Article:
What I don't like are cold poems.

When I say cold I probably refer to a degree of objectivity in the writing. I want to placed inside something, in the heat of it, without a map. "Our house is like a museum: it's very cold and you're not allowed to touch anything." I understand museums and they'll always be there. Make your poem something hot. Something I'll remember after it's touched me.

There aren't many risks in objectivity because objective poets are hoarding all the cards for themselves.

I like hot poems.


  1. I wrote a book of hot wintry poems.

    These days I am flaunting my Xicanismo.


  2. Oh, LOL Charlie--while I know this is not what you mean, I was just starting a eulogy for Hell before I saw your post.

    Hell was hot. Hell was hard. Hell turned my clitoris in-
    to a diamond. My body was not a fine enough setting
    for such a bright jewel.

    Yep, it was pretty much all crescendo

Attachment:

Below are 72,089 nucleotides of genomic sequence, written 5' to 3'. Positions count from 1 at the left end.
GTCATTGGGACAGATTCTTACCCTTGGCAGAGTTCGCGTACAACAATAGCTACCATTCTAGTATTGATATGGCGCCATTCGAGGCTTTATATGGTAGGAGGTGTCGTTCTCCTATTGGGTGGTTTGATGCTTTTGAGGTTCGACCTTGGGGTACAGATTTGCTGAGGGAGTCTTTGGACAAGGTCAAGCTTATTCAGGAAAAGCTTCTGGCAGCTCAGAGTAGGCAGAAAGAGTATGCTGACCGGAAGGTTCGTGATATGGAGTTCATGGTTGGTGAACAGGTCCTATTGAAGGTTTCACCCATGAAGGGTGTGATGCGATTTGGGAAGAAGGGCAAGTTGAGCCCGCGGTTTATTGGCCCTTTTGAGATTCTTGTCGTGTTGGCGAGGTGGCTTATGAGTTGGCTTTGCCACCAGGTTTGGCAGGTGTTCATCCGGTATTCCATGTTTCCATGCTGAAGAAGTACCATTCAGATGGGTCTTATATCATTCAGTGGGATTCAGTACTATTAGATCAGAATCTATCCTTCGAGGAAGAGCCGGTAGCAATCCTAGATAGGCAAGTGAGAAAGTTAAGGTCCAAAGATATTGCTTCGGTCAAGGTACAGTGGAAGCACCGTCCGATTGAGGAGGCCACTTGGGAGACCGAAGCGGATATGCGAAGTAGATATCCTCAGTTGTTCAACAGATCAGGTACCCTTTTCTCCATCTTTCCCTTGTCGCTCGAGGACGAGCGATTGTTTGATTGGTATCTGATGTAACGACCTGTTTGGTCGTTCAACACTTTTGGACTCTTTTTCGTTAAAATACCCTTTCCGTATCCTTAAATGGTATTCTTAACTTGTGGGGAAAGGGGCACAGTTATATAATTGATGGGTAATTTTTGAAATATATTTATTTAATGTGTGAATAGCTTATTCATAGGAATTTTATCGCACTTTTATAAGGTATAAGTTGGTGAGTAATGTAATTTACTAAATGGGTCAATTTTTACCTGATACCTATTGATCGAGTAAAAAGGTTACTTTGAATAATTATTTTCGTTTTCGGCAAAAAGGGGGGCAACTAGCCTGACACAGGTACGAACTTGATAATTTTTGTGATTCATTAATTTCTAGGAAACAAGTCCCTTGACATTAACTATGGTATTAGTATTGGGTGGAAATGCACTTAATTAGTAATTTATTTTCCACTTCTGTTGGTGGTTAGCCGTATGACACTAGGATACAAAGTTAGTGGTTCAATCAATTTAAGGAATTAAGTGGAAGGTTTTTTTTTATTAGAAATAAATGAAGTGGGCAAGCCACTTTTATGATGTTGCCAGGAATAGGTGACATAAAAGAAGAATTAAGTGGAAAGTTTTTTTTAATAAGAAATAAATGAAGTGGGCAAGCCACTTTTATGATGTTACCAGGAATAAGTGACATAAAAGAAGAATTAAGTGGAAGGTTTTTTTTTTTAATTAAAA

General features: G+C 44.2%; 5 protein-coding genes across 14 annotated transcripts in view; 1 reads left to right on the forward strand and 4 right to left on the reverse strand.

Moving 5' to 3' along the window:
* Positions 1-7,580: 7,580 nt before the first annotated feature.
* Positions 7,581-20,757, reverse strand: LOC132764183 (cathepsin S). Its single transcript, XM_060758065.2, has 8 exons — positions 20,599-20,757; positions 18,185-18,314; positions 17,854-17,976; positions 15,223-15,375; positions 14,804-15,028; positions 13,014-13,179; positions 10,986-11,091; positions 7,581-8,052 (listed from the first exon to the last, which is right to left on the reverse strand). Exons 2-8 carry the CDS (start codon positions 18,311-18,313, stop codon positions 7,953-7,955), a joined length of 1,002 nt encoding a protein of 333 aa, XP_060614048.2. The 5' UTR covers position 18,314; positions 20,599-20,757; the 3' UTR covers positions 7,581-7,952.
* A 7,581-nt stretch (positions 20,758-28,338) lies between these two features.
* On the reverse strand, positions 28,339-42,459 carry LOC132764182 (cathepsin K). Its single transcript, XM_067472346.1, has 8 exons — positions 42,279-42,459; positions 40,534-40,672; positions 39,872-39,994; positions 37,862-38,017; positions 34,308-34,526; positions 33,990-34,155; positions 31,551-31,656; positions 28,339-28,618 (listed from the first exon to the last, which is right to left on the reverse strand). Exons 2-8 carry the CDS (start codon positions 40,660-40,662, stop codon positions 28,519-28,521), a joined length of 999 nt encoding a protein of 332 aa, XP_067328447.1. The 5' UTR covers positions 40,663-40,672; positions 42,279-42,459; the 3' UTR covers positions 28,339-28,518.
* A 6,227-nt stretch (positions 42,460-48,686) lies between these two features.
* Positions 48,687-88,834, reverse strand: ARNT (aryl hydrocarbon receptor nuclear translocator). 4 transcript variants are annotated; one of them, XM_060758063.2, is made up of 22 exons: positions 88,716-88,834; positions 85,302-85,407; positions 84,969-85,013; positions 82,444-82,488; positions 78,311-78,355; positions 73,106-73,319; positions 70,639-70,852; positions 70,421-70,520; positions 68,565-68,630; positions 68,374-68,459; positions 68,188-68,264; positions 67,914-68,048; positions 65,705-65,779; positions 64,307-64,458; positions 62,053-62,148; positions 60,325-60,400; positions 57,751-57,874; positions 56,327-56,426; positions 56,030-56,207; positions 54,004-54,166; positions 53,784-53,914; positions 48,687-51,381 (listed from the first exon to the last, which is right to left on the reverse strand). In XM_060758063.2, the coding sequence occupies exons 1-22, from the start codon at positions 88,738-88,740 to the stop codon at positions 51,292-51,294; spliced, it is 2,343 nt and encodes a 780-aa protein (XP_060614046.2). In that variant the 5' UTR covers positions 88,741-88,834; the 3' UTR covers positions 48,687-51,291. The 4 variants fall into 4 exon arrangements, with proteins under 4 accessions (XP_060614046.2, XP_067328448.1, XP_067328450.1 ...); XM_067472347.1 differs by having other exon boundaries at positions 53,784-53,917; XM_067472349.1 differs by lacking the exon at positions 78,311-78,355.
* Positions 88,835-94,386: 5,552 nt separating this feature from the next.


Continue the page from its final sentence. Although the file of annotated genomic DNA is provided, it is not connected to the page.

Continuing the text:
with Hell


  3. I like hot guys.

    Does that count?

  4. Tony: your poems and photos are hot.

    Emily: It brings me joy to be on your wavelength.

    Woody: Hot poems and hot guys are basically the same thing.

  5. Charles,

    I think I agree with your argument, even if I think your terms are a bit off.

    Something tells me we're talking some sort of sincerity again.

    Let's not confuse objectivity for obfuscation. Or equate subjectivity with heat.

    I dig my objectivity with friction.

  6. I fear that my poems are cold. I shoot for stark a lot, and may end up cold...

  7. Charles: I agree: a cold poem is like a cold lay.
    Em: you are one hot mamma.

  8. Objectivists chased after objects, immitation scientists, really, who kept (and still keep) their little hearts hidden under fake lab coats.

  9. Sometimes on a steamy hot day, there's nothing like an ice cold poem to revive you.